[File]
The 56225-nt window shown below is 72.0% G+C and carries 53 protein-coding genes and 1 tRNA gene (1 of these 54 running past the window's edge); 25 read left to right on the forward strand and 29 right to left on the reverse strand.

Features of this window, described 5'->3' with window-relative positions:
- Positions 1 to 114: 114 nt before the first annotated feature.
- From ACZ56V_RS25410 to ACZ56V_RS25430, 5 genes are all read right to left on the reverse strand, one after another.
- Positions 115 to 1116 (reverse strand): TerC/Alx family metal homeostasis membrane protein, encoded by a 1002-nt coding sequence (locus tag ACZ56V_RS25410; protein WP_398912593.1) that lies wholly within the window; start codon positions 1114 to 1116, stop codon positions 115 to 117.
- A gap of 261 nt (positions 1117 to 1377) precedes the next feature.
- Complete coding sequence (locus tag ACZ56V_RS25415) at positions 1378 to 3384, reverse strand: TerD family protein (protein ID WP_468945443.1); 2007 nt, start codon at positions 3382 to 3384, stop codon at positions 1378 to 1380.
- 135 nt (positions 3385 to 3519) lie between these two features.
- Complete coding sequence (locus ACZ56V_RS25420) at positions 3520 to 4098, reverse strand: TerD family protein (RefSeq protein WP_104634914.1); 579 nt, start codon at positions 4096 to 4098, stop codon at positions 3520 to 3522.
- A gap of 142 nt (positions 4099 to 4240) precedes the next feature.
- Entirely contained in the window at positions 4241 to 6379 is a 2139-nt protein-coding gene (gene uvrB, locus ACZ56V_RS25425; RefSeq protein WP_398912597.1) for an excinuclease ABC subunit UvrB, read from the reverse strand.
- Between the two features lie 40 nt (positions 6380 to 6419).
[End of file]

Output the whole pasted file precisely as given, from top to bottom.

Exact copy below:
The 56225-nt window shown below is 72.0% G+C and carries 53 protein-coding genes and 1 tRNA gene (1 of these 54 running past the window's edge); 25 read left to right on the forward strand and 29 right to left on the reverse strand.

Features of this window, described 5'->3' with window-relative positions:
- Positions 1 to 114: 114 nt before the first annotated feature.
- From ACZ56V_RS25410 to ACZ56V_RS25430, 5 genes are all read right to left on the reverse strand, one after another.
- Positions 115 to 1116 (reverse strand): TerC/Alx family metal homeostasis membrane protein, encoded by a 1002-nt coding sequence (locus tag ACZ56V_RS25410; protein WP_398912593.1) that lies wholly within the window; start codon positions 1114 to 1116, stop codon positions 115 to 117.
- A gap of 261 nt (positions 1117 to 1377) precedes the next feature.
- Complete coding sequence (locus tag ACZ56V_RS25415) at positions 1378 to 3384, reverse strand: TerD family protein (protein ID WP_468945443.1); 2007 nt, start codon at positions 3382 to 3384, stop codon at positions 1378 to 1380.
- 135 nt (positions 3385 to 3519) lie between these two features.
- Complete coding sequence (locus ACZ56V_RS25420) at positions 3520 to 4098, reverse strand: TerD family protein (RefSeq protein WP_104634914.1); 579 nt, start codon at positions 4096 to 4098, stop codon at positions 3520 to 3522.
- A gap of 142 nt (positions 4099 to 4240) precedes the next feature.
- Entirely contained in the window at positions 4241 to 6379 is a 2139-nt protein-coding gene (gene uvrB, locus ACZ56V_RS25425; RefSeq protein WP_398912597.1) for an excinuclease ABC subunit UvrB, read from the reverse strand.
- Between the two features lie 40 nt (positions 6380 to 6419).